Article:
After the curse, my hands, feet, and thighs were red-raw from dancing, screaming, singing, clapping, and stomping. Lightheadedness and dehydration settles within, as the songs of toads, frogs, bugs and crows come to us from the forest and the shore of The Cauldron. In a few glorious hours as night fell, we poured all of our malice, might, hurt, and anger into a large poppet of sticks, clay, and cloth, and when we threw it into the fire, we screamed, sang, and cheered as we watched the fucker burn.
Get the fuck out of here, asshole. This is not your land.
Then, at midnight, we donned white shirts and scarves and masks, and we began a procession under the stars through the forest to The Cauldron, a freshwater spring from an aquifer deep underground. With songs and hushed whispers we arrived at her warm, sandy shores.
After one last shout and call to the spirits of land and place, the last magic working of the night started as honey and drink was passed around, witches spat wine all over our white clothes and in our faces, and water scented with flower petals was splashed and thrown over us. With one last hurrah we dived under the black waters of The Cauldron, whispering our prayers under our breath or giggling as we dared ourselves onwards and into inky waters in the middle of the night. I was reminded starkly of The Mabinogion, of the cauldrons of ancient goddesses such as Ceridwen, where from their sacred brew a few drops fell to impart great knowledge and wisdom, or where dead warriors were brought back from death and reborn.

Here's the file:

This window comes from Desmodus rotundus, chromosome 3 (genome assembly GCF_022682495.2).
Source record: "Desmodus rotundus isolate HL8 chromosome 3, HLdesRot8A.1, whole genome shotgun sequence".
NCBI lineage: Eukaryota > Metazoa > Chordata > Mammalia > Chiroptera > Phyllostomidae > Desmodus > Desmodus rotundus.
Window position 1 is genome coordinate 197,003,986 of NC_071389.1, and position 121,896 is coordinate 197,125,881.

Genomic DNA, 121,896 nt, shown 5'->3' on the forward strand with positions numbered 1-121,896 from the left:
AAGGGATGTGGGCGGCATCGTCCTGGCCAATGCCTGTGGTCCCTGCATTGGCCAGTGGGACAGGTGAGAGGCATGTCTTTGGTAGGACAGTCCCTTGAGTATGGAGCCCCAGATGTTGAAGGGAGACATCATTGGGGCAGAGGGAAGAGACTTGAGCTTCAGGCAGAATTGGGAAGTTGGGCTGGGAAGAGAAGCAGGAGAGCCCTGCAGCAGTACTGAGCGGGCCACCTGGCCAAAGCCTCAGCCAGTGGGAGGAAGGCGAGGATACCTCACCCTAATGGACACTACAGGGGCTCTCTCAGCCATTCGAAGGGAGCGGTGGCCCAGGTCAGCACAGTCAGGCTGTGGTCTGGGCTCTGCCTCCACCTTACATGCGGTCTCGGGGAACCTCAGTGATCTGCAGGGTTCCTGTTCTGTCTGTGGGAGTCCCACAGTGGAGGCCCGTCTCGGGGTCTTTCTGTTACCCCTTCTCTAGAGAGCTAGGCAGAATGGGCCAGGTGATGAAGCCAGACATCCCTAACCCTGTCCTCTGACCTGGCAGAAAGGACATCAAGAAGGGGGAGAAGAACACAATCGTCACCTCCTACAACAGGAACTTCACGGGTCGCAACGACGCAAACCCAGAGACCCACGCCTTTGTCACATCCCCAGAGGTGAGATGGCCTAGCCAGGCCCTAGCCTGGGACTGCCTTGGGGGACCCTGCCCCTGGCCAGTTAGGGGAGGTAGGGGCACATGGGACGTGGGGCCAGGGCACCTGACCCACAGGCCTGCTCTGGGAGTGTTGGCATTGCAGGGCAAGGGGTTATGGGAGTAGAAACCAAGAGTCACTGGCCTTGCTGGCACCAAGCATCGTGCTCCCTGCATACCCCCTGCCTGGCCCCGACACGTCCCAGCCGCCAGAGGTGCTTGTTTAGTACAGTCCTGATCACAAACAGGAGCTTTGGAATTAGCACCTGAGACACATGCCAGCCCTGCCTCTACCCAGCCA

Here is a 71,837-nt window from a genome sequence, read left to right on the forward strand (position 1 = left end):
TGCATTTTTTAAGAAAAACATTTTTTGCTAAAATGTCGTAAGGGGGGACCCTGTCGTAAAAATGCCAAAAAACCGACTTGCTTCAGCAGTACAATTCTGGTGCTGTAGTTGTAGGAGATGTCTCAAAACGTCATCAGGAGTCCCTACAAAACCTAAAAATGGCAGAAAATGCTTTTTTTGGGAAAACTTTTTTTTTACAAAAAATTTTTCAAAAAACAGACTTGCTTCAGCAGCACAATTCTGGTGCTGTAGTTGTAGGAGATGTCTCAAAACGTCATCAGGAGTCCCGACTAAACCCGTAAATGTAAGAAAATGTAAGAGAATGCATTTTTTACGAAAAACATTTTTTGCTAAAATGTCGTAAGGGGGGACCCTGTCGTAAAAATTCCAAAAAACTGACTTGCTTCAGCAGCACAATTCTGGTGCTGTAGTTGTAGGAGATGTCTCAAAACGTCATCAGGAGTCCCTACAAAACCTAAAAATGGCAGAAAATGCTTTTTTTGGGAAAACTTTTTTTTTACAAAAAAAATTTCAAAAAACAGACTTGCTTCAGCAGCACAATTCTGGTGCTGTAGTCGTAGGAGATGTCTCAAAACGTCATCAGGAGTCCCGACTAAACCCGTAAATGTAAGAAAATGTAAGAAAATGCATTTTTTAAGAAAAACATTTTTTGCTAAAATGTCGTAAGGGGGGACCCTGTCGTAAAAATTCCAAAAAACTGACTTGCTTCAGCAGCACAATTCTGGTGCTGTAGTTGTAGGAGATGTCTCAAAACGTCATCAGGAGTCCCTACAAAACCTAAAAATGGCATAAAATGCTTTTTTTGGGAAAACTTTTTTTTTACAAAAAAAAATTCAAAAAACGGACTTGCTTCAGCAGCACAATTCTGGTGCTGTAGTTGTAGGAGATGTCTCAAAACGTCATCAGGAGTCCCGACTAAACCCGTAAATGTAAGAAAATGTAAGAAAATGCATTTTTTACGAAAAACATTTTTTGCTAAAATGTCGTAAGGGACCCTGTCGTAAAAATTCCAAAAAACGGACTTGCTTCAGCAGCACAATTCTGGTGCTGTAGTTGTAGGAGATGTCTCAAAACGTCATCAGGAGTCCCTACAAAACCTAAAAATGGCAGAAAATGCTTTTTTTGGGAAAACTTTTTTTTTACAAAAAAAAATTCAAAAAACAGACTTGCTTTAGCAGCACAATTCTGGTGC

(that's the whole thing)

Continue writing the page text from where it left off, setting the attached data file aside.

Jumping into that fresh-water cauldron which snapping turtles and frogs call their home, after an evening and night of blasting and banishing, creates relief from grief. Cursing, I discover as I hold my breath in the dark water, is a little bit like grief. The act of cursing for such a powerful purpose reaches deep inside you and cuts out something, maybe something bad, maybe something good, but something that had become a part of you and that you now know you must learn to live without. It’s like a forest fire that blazes and destroys what you love, what you hate, what you need, what you want, what you have become: without that fire renewal would be impossible, change would be impossible, and, especially, healing would be impossible.
One last word: a special thank you to all the organizers and all witches and guests who helped make this year’s Witches’ Sabbat at Raven’s Knoll an extraordinary success. And thank you, thank you, thank you to the pine forest and the Bonnechere river.
- For more information about the sheer importance of wildfires to evergreen forests in North America, check out this amazing blog post by Fjothr: Wildfire and forests in the American West
- The Curse Collection by Sarah Anne Lawless
- The Witches’ Sabbat at Raven’s Knoll
Cover image is mine, a photo taken of the pine forest near the wetlands in Raven’s Knoll. This essay was originally posted at http://gersande.com/blog/shady-pine-trees-and-rivers-of-light-the-witches-sabbat-at-ravens-knoll-2016/
Gersande La Flèche
Gersande La Flèche is a nonbinary transgender artist, writer, and programmer who lives in Tiohtià:ke (Montréal), Québec, of Colombian, Breton, Italian, and Québecois-Irish ancestry. They are an animist particularly interested by the philosophical questions created by posthuman and nonhuman theory, and like to write about ecocritism and environmental ethics, as well as diving into subjects such as colonization, feminism, literature and video games at Gersande.com.